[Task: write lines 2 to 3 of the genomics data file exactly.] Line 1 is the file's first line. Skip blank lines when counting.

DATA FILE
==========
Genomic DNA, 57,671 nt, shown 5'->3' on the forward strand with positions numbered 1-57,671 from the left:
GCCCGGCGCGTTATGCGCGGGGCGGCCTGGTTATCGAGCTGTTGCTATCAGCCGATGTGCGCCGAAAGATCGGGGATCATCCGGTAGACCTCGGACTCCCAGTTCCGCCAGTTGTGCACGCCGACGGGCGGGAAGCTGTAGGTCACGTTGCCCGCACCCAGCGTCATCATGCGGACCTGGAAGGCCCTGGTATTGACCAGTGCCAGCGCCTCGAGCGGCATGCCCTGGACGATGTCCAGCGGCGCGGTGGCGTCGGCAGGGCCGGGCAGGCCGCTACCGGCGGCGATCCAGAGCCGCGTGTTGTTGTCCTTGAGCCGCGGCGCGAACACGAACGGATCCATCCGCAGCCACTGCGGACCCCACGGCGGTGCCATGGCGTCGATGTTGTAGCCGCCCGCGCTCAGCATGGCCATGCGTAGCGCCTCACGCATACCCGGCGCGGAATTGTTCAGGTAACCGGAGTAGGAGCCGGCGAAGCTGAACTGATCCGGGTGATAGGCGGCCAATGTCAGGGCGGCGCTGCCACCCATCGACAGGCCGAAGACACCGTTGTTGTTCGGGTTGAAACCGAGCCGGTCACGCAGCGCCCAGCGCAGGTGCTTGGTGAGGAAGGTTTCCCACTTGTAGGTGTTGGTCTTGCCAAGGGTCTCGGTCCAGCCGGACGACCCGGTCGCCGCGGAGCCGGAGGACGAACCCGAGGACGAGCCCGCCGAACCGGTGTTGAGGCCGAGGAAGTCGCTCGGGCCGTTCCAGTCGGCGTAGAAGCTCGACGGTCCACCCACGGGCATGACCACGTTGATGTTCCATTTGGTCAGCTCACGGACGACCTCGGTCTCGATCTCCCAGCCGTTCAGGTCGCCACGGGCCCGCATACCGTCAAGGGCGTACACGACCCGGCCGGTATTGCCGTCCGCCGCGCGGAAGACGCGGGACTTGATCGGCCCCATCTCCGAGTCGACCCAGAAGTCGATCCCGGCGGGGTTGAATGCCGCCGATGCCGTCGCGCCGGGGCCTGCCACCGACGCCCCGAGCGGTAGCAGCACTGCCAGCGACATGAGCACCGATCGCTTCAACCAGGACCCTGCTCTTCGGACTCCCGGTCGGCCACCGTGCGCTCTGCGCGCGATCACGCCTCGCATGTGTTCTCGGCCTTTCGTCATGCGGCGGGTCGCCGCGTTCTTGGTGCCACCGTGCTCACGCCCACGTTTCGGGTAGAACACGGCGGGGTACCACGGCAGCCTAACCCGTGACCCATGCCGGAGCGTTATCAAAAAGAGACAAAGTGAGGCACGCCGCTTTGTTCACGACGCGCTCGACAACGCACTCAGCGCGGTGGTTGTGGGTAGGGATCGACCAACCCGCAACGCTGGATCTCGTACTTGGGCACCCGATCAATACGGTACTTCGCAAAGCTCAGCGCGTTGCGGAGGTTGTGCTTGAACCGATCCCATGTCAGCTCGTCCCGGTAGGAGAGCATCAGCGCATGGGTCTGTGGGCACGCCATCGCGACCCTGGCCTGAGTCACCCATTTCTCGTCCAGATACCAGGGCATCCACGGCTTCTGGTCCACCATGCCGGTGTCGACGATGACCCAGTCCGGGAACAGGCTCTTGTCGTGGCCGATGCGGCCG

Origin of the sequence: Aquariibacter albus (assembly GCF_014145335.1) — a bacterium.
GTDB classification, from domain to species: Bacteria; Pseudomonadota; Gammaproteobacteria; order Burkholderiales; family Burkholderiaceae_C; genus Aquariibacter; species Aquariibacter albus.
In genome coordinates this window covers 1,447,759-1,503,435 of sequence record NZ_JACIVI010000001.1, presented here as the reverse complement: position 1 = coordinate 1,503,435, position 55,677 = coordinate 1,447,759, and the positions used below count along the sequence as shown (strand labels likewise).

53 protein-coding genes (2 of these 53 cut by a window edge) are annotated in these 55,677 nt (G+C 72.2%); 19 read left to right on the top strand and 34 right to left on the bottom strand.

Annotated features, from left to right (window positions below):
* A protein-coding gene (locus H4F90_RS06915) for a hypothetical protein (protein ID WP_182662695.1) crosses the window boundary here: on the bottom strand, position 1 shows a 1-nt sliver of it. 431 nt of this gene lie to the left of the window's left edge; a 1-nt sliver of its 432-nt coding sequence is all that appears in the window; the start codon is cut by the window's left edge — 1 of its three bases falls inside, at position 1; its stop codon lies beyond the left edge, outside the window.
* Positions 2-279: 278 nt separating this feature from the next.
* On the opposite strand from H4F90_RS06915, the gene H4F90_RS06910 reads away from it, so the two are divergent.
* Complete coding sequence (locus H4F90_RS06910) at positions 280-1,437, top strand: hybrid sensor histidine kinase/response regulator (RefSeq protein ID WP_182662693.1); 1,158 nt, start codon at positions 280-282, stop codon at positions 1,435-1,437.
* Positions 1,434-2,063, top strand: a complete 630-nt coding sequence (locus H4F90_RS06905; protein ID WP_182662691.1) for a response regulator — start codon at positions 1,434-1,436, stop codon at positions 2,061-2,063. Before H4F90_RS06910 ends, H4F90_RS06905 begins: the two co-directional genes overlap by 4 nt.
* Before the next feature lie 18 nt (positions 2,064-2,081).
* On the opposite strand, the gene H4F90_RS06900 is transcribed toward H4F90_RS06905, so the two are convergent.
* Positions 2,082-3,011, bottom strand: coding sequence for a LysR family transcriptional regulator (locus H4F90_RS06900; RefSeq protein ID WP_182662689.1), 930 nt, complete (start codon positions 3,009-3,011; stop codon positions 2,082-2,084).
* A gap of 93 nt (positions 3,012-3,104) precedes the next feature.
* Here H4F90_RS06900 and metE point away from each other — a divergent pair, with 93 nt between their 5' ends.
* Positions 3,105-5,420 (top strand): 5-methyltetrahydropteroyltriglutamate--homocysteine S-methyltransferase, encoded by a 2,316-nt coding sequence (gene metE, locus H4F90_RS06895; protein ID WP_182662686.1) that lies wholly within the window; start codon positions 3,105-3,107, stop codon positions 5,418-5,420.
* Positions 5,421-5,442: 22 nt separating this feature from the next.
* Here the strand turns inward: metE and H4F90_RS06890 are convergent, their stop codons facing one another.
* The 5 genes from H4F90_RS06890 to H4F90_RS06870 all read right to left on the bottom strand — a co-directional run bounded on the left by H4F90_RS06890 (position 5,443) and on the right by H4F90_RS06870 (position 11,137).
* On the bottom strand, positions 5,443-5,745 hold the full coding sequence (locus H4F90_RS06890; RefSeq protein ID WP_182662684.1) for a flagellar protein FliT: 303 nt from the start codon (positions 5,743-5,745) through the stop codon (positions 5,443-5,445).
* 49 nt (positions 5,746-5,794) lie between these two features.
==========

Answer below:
GCCCGGCGCGTTATGCGCGGGGCGGCCTGGTTATCGAGCTGTTGCTATCAGCCGATGTGCGCCGAAAGATCGGGGATCATCCGGTAGACCTCGGACTCCCAGTTCCGCCAGTTGTGCACGCCGACGGGCGGGAAGCTGTAGGTCACGTTGCCCGCACCCAGCGTCATCATGCGGACCTGGAAGGCCCTGGTATTGACCAGTGCCAGCGCCTCGAGCGGCATGCCCTGGACGATGTCCAGCGGCGCGGTGGCGTCGGCAGGGCCGGGCAGGCCGCTACCGGCGGCGATCCAGAGCCGCGTGTTGTTGTCCTTGAGCCGCGGCGCGAACACGAACGGATCCATCCGCAGCCACTGCGGACCCCACGGCGGTGCCATGGCGTCGATGTTGTAGCCGCCCGCGCTCAGCATGGCCATGCGTAGCGCCTCACGCATACCCGGCGCGGAATTGTTCAGGTAACCGGAGTAGGAGCCGGCGAAGCTGAACTGATCCGGGTGATAGGCGGCCAATGTCAGGGCGGCGCTGCCACCCATCGACAGGCCGAAGACACCGTTGTTGTTCGGGTTGAAACCGAGCCGGTCACGCAGCGCCCAGCGCAGGTGCTTGGTGAGGAAGGTTTCCCACTTGTAGGTGTTGGTCTTGCCAAGGGTCTCGGTCCAGCCGGACGACCCGGTCGCCGCGGAGCCGGAGGACGAACCCGAGGACGAGCCCGCCGAACCGGTGTTGAGGCCGAGGAAGTCGCTCGGGCCGTTCCAGTCGGCGTAGAAGCTCGACGGTCCACCCACGGGCATGACCACGTTGATGTTCCATTTGGTCAGCTCACGGACGACCTCGGTCTCGATCTCCCAGCCGTTCAGGTCGCCACGGGCCCGCATACCGTCAAGGGCGTACACGACCCGGCCGGTATTGCCGTCCGCCGCGCGGAAGACGCGGGACTTGATCGGCCCCATCTCCGAGTCGACCCAGAAGTCGATCCCGGCGGGGTTGAATGCCGCCGATGCCGTCGCGCCGGGGCCTGCCACCGACGCCCCGAGCGGTAGCAGCACTGCCAGCGACATGAGCACCGATCGCTTCAACCAGGACCCTGCTCTTCGGACTCCCGGTCGGCCACCGTGCGCTCTGCGCGCGATCACGCCTCGCATGTGTTCTCGGCCTTTCGTCATGCGGCGGGTCGCCGCGTTCTTGGTGCCACCGTGCTCACGCCCACGTTTCGGGTAGAACACGGCGGGGTACCACGGCAGCCTAACCCGTGACCCATGCCGGAGCGTTATCAAAAAGAGACAAAGTGAGGCACGCCGCTTTGTTCACGACGCGCTCGACAACGCACTCAGCGCGGTGGTTGTGGGTAGGGATCGACCAACCCGCAACGCTGGATCTCGTACTTGGGCACCCGATCAATACGGTACTTCGCAAAGCTCAGCGCGTTGCGGAGGTTGTGCTTGAACCGATCCCATGTCAGCTCGTCCCGGTAGGAGAGCATCAGCGCATGGGTCTGTGGGCACGCCATCGCGACCCTGGCCTGAGTCACCCATTTCTCGTCCAGATACCAGGGCATCCACGGCTTCTGGTCCACCATGCCGGTGTCGACGATGACCCAGTCCGGGAACAGGCTCTTGTCGTGGCCGATGCGGCCG

Origin of the sequence: Aquariibacter albus (assembly GCF_014145335.1) — a bacterium.